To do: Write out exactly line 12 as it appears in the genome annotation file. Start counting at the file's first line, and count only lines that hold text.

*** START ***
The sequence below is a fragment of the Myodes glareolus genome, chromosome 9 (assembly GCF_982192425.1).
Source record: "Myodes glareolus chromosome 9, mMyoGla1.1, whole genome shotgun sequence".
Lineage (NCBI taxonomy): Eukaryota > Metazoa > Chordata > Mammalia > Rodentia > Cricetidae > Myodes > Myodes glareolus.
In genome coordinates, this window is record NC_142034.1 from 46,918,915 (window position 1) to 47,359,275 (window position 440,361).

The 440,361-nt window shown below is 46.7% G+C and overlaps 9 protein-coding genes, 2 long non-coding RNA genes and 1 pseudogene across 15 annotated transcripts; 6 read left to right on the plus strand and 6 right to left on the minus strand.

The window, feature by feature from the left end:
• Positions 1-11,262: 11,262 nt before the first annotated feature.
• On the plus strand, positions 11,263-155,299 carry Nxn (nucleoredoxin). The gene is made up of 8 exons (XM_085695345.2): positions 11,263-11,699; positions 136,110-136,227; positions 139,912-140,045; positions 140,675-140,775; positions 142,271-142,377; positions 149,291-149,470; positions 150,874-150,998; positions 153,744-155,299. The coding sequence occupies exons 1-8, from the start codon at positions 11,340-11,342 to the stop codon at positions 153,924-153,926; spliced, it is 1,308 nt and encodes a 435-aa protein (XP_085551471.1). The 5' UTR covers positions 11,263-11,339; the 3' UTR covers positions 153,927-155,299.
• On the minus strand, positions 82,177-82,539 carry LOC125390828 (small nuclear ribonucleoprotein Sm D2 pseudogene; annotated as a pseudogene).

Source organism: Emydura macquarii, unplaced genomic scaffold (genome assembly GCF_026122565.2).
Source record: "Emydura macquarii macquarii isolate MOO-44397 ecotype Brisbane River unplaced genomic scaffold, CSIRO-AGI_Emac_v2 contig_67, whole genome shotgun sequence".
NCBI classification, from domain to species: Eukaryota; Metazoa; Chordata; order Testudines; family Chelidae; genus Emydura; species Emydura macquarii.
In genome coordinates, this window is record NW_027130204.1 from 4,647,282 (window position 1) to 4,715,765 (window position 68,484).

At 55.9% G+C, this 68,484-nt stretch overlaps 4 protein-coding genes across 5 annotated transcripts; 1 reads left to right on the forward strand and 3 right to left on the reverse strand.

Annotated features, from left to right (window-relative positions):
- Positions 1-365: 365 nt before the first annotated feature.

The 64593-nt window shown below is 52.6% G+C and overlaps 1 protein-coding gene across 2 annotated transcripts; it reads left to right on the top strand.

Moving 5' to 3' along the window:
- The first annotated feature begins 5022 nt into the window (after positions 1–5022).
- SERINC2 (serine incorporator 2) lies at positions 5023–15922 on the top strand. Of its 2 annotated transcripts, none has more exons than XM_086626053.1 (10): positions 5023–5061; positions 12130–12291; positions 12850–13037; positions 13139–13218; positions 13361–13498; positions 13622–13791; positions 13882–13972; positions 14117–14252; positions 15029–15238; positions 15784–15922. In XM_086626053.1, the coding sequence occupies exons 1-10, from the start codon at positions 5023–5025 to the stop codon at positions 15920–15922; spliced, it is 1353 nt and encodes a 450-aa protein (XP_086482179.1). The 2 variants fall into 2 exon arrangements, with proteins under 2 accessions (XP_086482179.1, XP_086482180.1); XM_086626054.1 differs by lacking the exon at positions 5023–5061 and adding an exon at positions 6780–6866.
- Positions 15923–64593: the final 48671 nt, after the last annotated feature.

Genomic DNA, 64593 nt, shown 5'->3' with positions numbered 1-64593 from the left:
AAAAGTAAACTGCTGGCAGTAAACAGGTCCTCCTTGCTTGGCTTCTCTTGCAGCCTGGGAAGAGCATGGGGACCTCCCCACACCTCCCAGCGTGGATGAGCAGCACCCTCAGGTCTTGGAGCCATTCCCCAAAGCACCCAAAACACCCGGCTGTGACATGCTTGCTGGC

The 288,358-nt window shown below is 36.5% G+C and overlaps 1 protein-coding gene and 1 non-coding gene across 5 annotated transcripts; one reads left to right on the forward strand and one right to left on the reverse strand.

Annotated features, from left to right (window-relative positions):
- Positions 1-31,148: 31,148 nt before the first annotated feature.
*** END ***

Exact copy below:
NCBI classification, from domain to species: Eukaryota; Metazoa; Chordata; order Testudines; family Chelidae; genus Emydura; species Emydura macquarii.